Before the ‘new’ Triumph Bonneville came along, there was the Kawasaki W650. And some would argue that it captured the spirit of the Meriden original even better than the later Hinckley-built Bonnie.
Willie Knoll of Paris-based Clutch Custom Motorcycles is a fan. His Bonneville T100 from last year is one of our all-time favorites, so we were keen to see his version of “Big Green’s memory machine”—as Motorcycle Classics has called the W650.
This latest Clutch build is based on a 2001-model Kawasaki W650. “The idea was to create a simple, classy and minimalistic motorcycle,” Willie tells us. “With a touch of drag bike styling, fine lines, and good detailing.”
For Willie, visual ‘flow’ is critical to a good custom build, and he doesn’t disappoint. The slightly matronly stance of the W650 is gone, replaced by a lower, sleeker vibe.
By cutting and machining seven centimeters out of the fork tubes and shortening the rear shocks by three centimeters, Willie give the W650 a more sporting stance. He’s also taken a couple of centimeters out of the swingarm and fabricated a complete new rear frame for straighter lines.
The tank is from a Kawasaki 750cc twin, reshaped and tunneled underneath for a good fit. It now hides some of the electrics, and is topped off with an exquisitely knurled gas cap—a Clutch signature touch.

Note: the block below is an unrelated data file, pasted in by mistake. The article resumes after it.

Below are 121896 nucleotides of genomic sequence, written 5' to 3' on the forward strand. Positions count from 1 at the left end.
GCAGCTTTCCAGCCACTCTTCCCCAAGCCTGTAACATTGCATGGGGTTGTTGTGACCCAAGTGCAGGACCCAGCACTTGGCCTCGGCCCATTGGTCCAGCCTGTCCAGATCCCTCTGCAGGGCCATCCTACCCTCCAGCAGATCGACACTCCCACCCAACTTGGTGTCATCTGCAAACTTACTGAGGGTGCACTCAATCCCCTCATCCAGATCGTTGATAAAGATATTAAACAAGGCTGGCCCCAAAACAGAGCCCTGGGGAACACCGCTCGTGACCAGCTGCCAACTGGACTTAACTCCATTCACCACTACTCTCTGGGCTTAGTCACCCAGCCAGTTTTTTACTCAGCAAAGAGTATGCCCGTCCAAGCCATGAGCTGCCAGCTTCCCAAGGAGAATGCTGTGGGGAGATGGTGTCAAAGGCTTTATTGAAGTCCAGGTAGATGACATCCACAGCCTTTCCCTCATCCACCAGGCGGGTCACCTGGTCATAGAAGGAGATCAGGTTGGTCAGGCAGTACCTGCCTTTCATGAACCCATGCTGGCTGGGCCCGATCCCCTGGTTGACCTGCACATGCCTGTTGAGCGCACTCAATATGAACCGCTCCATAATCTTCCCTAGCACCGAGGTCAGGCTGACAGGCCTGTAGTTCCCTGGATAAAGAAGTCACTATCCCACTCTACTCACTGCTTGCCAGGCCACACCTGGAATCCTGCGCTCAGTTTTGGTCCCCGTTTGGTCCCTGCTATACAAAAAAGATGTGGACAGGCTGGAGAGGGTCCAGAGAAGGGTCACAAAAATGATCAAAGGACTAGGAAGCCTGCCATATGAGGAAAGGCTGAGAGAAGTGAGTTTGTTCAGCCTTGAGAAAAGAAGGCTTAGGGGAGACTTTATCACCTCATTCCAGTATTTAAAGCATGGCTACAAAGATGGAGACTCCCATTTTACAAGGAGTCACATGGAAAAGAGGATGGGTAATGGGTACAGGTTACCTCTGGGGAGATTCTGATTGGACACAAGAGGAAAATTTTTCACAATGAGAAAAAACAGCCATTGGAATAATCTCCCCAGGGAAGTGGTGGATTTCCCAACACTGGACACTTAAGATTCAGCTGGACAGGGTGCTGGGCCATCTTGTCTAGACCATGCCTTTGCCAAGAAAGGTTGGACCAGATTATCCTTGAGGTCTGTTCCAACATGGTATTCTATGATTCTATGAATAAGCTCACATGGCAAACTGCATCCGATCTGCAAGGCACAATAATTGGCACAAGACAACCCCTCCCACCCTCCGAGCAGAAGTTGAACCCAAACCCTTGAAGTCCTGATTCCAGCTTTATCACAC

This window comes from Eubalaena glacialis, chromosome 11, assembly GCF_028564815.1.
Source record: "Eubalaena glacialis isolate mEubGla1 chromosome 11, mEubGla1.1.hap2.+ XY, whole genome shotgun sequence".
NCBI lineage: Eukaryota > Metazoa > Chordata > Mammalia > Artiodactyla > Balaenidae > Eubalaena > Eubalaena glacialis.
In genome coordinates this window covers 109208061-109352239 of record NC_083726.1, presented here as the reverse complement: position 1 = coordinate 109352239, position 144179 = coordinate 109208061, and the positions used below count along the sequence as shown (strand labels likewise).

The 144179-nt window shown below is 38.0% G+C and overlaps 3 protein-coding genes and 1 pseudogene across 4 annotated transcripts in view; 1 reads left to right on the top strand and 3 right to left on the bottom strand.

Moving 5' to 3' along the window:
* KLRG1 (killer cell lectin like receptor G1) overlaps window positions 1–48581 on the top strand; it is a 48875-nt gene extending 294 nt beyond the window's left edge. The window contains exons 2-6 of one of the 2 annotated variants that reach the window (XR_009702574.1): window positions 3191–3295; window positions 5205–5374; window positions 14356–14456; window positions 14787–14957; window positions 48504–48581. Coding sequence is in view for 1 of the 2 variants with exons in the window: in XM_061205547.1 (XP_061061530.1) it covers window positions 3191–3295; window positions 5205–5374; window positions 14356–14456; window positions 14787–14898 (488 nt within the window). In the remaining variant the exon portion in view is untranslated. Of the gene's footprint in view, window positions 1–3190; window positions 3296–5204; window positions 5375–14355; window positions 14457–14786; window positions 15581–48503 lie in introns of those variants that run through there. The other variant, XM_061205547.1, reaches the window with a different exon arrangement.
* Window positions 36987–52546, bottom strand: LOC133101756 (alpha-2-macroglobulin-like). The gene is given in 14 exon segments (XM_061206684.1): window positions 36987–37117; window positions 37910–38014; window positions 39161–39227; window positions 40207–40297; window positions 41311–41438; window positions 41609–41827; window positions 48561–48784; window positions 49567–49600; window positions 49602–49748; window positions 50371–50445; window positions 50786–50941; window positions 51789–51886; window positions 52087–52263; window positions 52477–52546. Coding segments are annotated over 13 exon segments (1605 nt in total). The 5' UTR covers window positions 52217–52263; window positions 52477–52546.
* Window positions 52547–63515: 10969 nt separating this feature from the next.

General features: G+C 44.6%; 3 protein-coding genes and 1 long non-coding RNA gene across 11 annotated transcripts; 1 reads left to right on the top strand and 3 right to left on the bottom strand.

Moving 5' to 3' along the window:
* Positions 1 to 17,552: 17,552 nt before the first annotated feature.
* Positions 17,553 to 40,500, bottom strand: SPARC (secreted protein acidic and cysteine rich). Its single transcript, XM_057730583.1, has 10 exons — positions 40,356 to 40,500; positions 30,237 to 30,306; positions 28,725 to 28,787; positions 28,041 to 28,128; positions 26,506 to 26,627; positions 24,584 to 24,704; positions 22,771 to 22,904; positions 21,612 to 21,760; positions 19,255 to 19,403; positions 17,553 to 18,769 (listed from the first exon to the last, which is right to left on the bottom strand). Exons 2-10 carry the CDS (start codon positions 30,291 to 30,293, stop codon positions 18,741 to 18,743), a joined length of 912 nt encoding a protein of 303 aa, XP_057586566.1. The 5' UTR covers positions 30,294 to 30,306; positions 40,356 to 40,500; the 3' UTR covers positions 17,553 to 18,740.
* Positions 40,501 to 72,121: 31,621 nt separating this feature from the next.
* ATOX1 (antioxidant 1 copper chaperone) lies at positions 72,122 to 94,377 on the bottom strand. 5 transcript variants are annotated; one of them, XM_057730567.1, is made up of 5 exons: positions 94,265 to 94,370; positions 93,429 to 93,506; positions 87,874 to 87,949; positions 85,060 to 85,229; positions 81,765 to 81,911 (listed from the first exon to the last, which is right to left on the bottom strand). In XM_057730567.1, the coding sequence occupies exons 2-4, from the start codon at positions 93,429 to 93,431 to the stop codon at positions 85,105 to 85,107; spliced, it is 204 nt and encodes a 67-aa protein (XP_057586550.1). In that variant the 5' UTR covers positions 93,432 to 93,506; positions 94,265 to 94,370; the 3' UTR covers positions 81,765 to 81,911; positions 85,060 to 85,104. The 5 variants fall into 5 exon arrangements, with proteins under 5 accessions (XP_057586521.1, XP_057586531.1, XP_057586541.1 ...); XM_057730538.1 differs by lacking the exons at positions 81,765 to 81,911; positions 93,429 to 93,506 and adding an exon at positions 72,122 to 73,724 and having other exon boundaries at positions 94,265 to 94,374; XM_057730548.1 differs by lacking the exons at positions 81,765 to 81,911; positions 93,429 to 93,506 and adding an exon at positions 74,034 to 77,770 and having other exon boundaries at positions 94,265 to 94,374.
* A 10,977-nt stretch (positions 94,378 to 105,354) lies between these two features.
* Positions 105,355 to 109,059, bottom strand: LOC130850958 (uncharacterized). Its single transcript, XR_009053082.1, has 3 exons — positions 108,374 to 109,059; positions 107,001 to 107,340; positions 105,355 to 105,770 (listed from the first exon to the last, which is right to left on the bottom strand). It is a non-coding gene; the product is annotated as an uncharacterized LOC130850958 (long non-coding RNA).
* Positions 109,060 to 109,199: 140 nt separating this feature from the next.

The rest of the electrics live in a fabricated stainless steel box—including a Motogadget m-Unit digital control unit, the ECU, and the key start mechanism. It’s all hooked up to a brand new wiring loom and the sole instrument is a 49mm Motogadget Motoscope Tiny analog speedo.
The air-cooled, 360-degree crank motor has been completely rebuilt and treated to a set of Keihin FCR37 flatslide carbs: the scarlet red velocity stacks are the brightest splash of color on the whole bike.
The exhaust system is simple and understated—45mm stainless pipes fitted with vintage-style Spark mufflers.
The overall effect is raw metal, with lustrous nickel-plating for the frame and swingarm. The stainless steel handlebars are custom-made, and fitted with discreet black Motogadget m-Switches.
The rider’s boots rest on beautifully machined custom footpegs attached via stainless brackets. In fact, there’s classy machining work everywhere; the taillight is especially noteworthy.
As usual, Willie has made virtually everything in-house, apart from the deep claret paint on the tank, the Avon Roadrider tires and the wheels—which are 18-inch rims laced with stainless spokes. (That’s one size down on stock for the front rim.)
It’s the work of a perfectionist, but that’s what makes a Clutch bike extra-special: immaculate visual ‘flow’ and peerless craftsmanship.
And it gets a big Oui from us.